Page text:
A Lonely Death is the 13th Inspector Ian Rutledge book put out by the mother and son author team Charles Todd. I had heard about Rutledge before but this was the first one I’ve been able to read and I have to say I wish I had started sooner! It took me a little while to get into this one because I had no idea who Rutledge was or anything else about him, but by the 4th chapter I was hooked. I think the authors did a good job of balancing cluing in a new reader vs. boring a fan with repetitive back story. Not all series writers do that well. I think this was an excellent mystery/thriller and I highly recommend it.In a sleepy little town of Eastfield near Hastings where nothing has happened since Henry VIII, 3 men who survived the Great War were garroted and an identity disk is left in their mouths. When the son of an influential business man becomes one of the victims, Scotland Yard is called in. It appears someone is exacting revenge for some past wrong, but what that wrong is and who could harbor such hate has everyone baffled and worried.While Rutledge is running around southern England interviewing the men whose names where on the tags a woman in Eastfield had a complaint about his behavior so when he arrived back to continue his investigation he finds he’s been replaced and told to go back to London. Ian is pretty sure the recall is more political maneuvering to ruin his chances of promotion and less to do with the actual complaint. More smoke clouds the issue as more attacks occur and Ian takes matters into his own hands to find the murderer, and clear his own reputation.read more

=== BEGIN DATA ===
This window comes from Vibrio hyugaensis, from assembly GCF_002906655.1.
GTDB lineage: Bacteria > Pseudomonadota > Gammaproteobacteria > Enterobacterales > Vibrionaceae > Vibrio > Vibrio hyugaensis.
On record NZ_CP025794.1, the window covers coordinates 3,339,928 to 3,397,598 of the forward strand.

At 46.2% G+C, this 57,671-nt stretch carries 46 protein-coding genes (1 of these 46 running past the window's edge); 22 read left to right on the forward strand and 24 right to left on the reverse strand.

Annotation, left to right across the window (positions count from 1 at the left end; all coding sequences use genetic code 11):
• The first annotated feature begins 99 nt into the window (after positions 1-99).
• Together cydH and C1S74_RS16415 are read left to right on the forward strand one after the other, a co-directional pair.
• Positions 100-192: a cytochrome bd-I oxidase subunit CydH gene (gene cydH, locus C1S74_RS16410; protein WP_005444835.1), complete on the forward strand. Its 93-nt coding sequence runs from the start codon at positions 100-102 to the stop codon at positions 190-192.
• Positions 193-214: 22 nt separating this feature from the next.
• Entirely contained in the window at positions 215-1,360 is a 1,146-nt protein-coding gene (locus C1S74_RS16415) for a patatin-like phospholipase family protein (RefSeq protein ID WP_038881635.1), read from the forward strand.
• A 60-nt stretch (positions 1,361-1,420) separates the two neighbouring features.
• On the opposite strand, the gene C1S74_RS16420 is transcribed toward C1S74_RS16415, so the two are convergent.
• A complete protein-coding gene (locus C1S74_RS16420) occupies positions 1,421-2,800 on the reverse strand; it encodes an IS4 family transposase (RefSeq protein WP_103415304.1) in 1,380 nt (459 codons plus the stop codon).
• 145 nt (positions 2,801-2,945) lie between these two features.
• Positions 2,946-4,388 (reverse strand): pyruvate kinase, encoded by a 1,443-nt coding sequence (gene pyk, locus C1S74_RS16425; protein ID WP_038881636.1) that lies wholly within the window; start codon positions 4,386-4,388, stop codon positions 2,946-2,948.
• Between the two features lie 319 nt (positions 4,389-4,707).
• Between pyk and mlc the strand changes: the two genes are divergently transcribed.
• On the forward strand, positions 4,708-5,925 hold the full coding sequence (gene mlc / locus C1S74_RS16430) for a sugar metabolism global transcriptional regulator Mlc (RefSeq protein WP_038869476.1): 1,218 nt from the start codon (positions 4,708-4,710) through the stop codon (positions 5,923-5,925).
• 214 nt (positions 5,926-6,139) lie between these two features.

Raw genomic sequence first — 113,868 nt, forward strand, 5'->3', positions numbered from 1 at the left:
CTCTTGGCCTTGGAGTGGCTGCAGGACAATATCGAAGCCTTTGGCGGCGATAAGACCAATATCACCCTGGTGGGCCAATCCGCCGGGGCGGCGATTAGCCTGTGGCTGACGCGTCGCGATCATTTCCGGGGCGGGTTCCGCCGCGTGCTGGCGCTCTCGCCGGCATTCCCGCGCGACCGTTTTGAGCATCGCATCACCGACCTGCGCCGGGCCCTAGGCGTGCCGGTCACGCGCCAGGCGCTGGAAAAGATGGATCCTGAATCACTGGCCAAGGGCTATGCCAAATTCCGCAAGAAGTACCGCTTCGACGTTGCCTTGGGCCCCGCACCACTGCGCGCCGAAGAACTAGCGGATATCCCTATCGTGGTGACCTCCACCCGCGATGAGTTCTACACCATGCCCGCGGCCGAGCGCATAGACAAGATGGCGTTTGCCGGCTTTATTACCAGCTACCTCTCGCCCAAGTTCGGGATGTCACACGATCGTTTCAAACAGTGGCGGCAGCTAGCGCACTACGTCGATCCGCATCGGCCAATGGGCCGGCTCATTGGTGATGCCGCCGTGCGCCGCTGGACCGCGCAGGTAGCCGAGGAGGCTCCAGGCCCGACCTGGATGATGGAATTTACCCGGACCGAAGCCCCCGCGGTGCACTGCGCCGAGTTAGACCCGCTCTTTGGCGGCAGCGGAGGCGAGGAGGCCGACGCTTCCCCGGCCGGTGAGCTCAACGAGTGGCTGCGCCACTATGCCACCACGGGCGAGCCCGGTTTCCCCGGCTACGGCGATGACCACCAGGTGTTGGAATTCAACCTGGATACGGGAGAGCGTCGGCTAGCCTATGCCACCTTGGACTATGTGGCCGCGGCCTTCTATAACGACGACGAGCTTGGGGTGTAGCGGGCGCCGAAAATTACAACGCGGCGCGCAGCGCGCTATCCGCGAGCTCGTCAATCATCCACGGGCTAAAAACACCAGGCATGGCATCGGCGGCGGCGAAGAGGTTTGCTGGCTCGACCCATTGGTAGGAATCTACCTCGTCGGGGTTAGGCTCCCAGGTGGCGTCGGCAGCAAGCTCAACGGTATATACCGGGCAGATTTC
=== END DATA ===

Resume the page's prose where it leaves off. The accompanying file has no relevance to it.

Is this review helpful? Yes | NoThank you for your feedback.
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Reviews

Ian Rutledge must go to a Sussex village to investigate several deaths of men who served in WWI. The Todds provide many undercurrents such as an old case for a retiring chief inspector, Ian's hopes of love and promotion, and childhood pranks. Ex soldiers are being garroted by a lone killer, and the police cannot find the killer. When a fellow policeman is almost killed, Ian is arrested and spends time in jail. But Ian's problems are not only the murders. Ian loses two friends: one to suicide and one to an early death. The mother and son team do a superb job with characters and setting.
Is this review helpful? Yes | NoThank you for your feedback.
I liked the setting (small town England shortly after WW1), but this was a little bit too procedural for my taste. It seemed to plod along at times. Of its kind, I think it was quite decent, but this isn't my favorite kind of mystery.
Is this review helpful? Yes | NoThank you for your feedback.